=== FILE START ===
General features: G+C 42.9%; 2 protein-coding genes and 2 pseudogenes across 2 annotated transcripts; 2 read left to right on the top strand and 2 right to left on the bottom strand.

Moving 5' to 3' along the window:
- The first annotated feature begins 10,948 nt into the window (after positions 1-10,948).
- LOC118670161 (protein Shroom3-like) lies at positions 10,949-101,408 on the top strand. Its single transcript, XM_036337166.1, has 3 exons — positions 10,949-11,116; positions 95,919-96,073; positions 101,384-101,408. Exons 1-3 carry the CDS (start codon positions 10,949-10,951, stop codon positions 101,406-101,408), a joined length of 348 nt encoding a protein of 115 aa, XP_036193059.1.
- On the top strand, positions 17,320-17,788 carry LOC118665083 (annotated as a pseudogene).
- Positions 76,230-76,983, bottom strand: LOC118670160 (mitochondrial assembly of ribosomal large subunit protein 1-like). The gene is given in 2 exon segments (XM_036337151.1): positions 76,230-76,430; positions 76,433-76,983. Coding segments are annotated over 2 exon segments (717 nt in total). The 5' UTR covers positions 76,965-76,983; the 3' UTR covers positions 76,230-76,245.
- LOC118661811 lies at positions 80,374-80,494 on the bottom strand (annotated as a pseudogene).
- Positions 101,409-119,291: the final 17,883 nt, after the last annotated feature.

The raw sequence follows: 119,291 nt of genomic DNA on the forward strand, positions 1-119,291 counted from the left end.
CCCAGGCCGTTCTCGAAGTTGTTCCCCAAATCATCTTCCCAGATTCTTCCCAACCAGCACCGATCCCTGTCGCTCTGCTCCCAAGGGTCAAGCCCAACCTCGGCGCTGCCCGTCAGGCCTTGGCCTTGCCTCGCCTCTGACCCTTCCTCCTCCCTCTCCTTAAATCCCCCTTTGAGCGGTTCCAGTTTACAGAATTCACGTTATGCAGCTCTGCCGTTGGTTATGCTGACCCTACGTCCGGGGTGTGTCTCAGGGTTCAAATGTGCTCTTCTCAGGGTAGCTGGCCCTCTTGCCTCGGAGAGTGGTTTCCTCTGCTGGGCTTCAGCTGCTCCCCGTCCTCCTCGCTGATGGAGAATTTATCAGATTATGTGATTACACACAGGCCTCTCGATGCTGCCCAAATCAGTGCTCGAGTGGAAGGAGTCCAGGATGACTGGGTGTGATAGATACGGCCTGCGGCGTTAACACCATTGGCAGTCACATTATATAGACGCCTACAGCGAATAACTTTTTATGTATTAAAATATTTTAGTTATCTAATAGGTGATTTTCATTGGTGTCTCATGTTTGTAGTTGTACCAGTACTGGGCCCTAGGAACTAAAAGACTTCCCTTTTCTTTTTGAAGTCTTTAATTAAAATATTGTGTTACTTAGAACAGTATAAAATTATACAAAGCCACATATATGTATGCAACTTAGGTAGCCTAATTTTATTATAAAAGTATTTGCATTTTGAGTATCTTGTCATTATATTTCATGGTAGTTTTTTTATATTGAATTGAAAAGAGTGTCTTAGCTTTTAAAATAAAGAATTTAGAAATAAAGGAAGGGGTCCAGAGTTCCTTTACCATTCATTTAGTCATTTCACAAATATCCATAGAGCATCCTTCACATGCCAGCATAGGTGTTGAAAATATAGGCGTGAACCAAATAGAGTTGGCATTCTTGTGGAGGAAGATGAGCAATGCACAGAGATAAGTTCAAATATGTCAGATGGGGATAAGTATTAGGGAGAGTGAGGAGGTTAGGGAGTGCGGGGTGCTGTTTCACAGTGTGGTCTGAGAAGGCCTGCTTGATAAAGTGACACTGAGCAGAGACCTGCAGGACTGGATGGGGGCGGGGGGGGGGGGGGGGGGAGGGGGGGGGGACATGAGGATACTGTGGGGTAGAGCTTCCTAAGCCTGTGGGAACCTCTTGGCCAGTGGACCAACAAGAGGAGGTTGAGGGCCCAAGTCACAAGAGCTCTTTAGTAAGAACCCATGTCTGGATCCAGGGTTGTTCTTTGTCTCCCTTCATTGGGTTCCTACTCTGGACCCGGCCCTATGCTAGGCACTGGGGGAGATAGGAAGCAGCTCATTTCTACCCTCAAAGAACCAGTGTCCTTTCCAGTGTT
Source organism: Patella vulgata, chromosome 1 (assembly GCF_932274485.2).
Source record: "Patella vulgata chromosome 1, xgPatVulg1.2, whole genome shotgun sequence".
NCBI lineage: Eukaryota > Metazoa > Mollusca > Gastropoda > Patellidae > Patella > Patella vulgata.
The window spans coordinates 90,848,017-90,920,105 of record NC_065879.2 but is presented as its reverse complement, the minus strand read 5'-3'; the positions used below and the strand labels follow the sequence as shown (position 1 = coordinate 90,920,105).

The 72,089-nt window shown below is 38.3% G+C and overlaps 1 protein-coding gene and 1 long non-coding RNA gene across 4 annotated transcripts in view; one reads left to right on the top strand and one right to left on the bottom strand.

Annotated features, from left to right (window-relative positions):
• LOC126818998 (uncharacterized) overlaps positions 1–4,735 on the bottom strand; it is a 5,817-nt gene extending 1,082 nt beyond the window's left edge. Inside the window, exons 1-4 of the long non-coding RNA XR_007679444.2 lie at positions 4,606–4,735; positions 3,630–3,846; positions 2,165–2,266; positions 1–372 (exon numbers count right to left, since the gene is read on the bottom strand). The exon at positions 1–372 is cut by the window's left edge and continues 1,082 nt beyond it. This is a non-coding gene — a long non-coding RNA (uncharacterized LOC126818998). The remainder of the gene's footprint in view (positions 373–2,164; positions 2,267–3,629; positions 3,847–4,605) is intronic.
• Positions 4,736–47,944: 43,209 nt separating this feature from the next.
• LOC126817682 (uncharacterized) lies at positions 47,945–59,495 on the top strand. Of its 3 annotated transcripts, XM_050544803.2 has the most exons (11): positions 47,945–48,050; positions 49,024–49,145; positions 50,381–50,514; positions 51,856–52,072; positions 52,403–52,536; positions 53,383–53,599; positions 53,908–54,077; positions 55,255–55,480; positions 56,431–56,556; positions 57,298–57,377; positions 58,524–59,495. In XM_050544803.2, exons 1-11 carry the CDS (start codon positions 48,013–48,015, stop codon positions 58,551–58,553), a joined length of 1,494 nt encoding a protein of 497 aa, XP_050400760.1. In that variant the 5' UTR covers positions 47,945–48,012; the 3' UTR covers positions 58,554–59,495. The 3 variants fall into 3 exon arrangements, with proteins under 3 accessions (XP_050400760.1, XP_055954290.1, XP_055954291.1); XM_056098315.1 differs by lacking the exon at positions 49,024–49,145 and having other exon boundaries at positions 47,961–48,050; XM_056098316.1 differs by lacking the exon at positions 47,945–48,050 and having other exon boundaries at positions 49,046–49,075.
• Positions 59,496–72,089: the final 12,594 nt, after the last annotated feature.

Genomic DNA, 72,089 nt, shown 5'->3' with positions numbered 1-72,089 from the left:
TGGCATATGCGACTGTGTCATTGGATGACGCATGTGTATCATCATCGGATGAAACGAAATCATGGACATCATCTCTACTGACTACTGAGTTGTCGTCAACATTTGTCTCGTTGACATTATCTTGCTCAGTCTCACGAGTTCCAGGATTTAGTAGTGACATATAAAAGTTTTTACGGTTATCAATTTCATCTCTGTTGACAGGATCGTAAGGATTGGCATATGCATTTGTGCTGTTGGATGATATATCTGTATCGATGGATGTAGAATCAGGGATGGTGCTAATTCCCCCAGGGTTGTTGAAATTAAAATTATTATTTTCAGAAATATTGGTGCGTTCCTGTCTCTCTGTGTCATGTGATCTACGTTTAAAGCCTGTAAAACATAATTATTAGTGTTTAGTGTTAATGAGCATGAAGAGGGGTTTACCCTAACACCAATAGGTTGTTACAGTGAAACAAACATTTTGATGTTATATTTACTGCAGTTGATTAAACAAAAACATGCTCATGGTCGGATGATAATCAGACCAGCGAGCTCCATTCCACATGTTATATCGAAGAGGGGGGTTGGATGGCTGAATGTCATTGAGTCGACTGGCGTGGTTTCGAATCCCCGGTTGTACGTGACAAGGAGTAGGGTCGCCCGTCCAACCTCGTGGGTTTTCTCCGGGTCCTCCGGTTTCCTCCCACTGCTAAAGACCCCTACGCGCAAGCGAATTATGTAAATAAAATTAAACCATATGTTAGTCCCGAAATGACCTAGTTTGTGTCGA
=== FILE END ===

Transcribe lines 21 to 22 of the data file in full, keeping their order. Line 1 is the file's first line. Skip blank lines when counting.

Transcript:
Genomic DNA, 72,089 nt, shown 5'->3' with positions numbered 1-72,089 from the left:
TGGCATATGCGACTGTGTCATTGGATGACGCATGTGTATCATCATCGGATGAAACGAAATCATGGACATCATCTCTACTGACTACTGAGTTGTCGTCAACATTTGTCTCGTTGACATTATCTTGCTCAGTCTCACGAGTTCCAGGATTTAGTAGTGACATATAAAAGTTTTTACGGTTATCAATTTCATCTCTGTTGACAGGATCGTAAGGATTGGCATATGCATTTGTGCTGTTGGATGATATATCTGTATCGATGGATGTAGAATCAGGGATGGTGCTAATTCCCCCAGGGTTGTTGAAATTAAAATTATTATTTTCAGAAATATTGGTGCGTTCCTGTCTCTCTGTGTCATGTGATCTACGTTTAAAGCCTGTAAAACATAATTATTAGTGTTTAGTGTTAATGAGCATGAAGAGGGGTTTACCCTAACACCAATAGGTTGTTACAGTGAAACAAACATTTTGATGTTATATTTACTGCAGTTGATTAAACAAAAACATGCTCATGGTCGGATGATAATCAGACCAGCGAGCTCCATTCCACATGTTATATCGAAGAGGGGGGTTGGATGGCTGAATGTCATTGAGTCGACTGGCGTGGTTTCGAATCCCCGGTTGTACGTGACAAGGAGTAGGGTCGCCCGTCCAACCTCGTGGGTTTTCTCCGGGTCCTCCGGTTTCCTCCCACTGCTAAAGACCCCTACGCGCAAGCGAATTATGTAAATAAAATTAAACCATATGTTAGTCCCGAAATGACCTAGTTTGTGTCGA